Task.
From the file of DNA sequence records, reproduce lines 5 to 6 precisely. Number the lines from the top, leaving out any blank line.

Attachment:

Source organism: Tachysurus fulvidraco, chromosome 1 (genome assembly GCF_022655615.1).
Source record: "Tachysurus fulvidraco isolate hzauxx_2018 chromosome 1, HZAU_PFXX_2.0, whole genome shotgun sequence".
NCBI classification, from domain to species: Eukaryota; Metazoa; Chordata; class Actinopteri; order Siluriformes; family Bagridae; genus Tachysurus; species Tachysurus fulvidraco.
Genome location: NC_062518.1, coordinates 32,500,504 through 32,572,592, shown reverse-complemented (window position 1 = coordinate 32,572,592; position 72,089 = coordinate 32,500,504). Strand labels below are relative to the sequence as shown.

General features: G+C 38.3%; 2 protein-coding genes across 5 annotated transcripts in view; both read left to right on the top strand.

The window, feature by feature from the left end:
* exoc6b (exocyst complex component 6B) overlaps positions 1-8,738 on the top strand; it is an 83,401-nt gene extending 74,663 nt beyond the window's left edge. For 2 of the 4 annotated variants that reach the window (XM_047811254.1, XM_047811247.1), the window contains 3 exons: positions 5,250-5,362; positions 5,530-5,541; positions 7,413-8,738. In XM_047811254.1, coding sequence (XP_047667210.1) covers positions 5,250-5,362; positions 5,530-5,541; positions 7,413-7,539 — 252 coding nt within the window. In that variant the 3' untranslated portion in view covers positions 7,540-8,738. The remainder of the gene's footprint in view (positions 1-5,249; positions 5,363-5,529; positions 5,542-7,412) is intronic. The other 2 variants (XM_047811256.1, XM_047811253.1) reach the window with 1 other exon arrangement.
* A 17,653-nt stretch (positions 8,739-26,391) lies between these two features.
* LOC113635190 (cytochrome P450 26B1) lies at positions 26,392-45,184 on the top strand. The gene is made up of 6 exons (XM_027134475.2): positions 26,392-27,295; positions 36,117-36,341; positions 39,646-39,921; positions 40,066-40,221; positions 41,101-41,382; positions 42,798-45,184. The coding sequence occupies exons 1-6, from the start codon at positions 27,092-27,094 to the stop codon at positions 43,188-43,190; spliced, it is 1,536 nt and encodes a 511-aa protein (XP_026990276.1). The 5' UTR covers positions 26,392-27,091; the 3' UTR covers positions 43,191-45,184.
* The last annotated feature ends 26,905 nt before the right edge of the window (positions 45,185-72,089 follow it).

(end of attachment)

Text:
General features: G+C 38.3%; 2 protein-coding genes across 5 annotated transcripts in view; both read left to right on the top strand.

The window, feature by feature from the left end: